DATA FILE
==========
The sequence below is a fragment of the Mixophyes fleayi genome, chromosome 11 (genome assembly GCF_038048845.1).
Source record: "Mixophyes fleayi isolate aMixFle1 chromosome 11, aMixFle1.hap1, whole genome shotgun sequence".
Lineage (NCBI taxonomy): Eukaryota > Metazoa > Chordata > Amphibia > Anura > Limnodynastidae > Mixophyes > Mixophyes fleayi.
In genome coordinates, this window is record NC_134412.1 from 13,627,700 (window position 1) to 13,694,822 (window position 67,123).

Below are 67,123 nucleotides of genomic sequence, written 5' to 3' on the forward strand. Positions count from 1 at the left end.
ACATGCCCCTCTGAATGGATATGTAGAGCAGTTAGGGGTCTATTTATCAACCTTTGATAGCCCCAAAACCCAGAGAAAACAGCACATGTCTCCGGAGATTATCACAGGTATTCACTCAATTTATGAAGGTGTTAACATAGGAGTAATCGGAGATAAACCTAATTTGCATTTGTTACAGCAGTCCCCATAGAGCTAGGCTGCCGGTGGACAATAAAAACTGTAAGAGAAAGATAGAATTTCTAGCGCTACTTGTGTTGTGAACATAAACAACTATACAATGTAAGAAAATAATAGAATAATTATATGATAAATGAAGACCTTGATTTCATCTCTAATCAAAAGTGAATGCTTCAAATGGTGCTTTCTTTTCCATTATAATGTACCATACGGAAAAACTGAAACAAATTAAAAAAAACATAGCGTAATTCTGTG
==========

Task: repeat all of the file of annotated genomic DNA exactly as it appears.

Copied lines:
The sequence below is a fragment of the Mixophyes fleayi genome, chromosome 11 (genome assembly GCF_038048845.1).
Source record: "Mixophyes fleayi isolate aMixFle1 chromosome 11, aMixFle1.hap1, whole genome shotgun sequence".
Lineage (NCBI taxonomy): Eukaryota > Metazoa > Chordata > Amphibia > Anura > Limnodynastidae > Mixophyes > Mixophyes fleayi.
In genome coordinates, this window is record NC_134412.1 from 13,627,700 (window position 1) to 13,694,822 (window position 67,123).

Below are 67,123 nucleotides of genomic sequence, written 5' to 3' on the forward strand. Positions count from 1 at the left end.
ACATGCCCCTCTGAATGGATATGTAGAGCAGTTAGGGGTCTATTTATCAACCTTTGATAGCCCCAAAACCCAGAGAAAACAGCACATGTCTCCGGAGATTATCACAGGTATTCACTCAATTTATGAAGGTGTTAACATAGGAGTAATCGGAGATAAACCTAATTTGCATTTGTTACAGCAGTCCCCATAGAGCTAGGCTGCCGGTGGACAATAAAAACTGTAAGAGAAAGATAGAATTTCTAGCGCTACTTGTGTTGTGAACATAAACAACTATACAATGTAAGAAAATAATAGAATAATTATATGATAAATGAAGACCTTGATTTCATCTCTAATCAAAAGTGAATGCTTCAAATGGTGCTTTCTTTTCCATTATAATGTACCATACGGAAAAACTGAAACAAATTAAAAAAAACATAGCGTAATTCTGTG